I just watched Temple Grandin on HBO. This is a heck of a movie about an amazing woman. I don’t even know where to start. Temple Grandin is a professor at Colorado State University, the designer of humane slaughterhouses and feedlot practices, and is autistic. She didn’t speak until she was four years old. Her mother couldn’t stand the thought of putting her in an institution as was suggested to her, so she worked with Temple, never gave up , and saw her daughter learn to live in the world with her autism. Temple saw the world in pictures and was a keen observer of animal behavior in order to understand them. (And I think we could all learn volumes if we would follow that simple practice with animals, and people!) After being inspired by her observation of how calm cattle became after a squeeze chute was tightened around them, she built one for herself, used it when she panicked, and it worked.
It was her observation that “Nature is cruel, but we don’t have to be; we owe them (animals) some respect,” and that became her life’s work. When she was fearful of new situations, she remembered what her science teacher told her, to consider problems a door that opens, and then she would go about making that door open for her.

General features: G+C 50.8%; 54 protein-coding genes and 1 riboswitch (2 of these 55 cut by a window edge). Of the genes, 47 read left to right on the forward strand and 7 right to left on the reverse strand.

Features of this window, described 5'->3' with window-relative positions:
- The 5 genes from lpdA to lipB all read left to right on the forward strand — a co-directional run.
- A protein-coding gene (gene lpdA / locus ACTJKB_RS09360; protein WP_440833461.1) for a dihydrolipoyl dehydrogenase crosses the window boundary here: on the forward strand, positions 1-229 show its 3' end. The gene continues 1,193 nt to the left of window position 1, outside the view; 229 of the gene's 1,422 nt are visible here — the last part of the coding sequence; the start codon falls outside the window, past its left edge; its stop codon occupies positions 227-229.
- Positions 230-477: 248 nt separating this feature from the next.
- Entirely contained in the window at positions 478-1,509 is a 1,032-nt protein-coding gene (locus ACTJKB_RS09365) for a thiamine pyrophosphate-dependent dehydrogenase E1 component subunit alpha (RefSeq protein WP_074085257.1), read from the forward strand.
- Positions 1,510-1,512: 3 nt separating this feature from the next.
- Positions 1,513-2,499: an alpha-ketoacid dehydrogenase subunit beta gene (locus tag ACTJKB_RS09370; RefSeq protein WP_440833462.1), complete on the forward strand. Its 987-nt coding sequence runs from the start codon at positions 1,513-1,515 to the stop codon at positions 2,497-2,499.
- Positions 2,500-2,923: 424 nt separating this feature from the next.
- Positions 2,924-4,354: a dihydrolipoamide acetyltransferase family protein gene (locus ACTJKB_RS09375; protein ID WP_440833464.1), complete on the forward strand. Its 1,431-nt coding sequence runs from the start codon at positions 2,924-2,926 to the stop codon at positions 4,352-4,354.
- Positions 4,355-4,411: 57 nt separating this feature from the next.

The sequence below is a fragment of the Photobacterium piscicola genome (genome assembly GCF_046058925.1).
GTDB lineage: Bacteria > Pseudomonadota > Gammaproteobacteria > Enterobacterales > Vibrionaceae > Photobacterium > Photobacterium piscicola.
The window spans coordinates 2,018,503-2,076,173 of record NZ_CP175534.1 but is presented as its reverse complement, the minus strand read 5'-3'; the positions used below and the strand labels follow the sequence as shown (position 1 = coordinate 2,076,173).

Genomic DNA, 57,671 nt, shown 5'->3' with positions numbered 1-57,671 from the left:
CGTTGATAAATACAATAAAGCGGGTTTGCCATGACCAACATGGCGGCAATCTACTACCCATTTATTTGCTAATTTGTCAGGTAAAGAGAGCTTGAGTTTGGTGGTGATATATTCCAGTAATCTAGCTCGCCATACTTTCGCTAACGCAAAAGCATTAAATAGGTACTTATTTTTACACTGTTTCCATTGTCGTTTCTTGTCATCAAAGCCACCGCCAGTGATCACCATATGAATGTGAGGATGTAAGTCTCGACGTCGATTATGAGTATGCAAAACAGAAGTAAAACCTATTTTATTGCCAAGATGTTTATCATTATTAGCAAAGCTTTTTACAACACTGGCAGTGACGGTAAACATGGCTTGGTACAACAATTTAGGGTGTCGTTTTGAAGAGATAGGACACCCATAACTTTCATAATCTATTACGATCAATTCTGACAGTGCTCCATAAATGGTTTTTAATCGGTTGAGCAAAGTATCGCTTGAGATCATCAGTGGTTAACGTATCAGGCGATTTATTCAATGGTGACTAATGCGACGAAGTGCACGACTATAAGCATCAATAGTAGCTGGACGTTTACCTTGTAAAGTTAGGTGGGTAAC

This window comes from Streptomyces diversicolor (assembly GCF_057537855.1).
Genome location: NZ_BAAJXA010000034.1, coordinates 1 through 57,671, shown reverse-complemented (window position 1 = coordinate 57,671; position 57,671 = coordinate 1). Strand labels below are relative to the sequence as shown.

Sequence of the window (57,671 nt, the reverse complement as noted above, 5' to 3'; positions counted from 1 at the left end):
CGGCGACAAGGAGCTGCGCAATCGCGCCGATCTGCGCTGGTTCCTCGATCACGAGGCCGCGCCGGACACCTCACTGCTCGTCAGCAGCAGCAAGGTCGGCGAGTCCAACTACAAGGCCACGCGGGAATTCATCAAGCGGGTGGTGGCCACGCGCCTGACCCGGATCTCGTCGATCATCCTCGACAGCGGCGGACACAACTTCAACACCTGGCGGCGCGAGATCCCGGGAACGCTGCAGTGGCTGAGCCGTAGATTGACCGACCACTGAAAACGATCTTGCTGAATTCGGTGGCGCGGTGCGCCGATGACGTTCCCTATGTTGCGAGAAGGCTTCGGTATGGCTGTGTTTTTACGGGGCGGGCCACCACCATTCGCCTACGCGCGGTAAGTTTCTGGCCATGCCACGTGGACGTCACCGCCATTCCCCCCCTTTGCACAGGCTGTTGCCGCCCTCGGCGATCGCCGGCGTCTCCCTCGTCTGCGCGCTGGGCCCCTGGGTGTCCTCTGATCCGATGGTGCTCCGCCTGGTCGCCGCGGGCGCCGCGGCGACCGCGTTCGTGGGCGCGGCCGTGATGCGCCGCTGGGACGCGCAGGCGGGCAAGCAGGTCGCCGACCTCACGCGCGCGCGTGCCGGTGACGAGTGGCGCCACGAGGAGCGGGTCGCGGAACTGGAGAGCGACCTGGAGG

Her attention to detail and simply observing animal behavior, her inventive strategies for opening those doors that were closed to her, and her ability to cope and live with her autism was inspirational. We could all learn from her-and we aren’t autistic.
I sat so engrossed watching the movie that I realized too late that I should have been taking notes or something. But I didn’t, so I hope you will watch for it to be shown again or pick it up on DVD when it most surely will come out.
This sounds so interesting! I will have to look for it. The treatment of animals raised for food is one of the chief reasons I was a vegetarian for so many years. Thanks for sharing.
I hope you get to see it. Everything she did in those industries made sense for the animals and was more cost efficient for the business, so to me it is a win-win situation. Her autism allowed her to see things in such a straight forward and common sense way that most people look right past the obvious.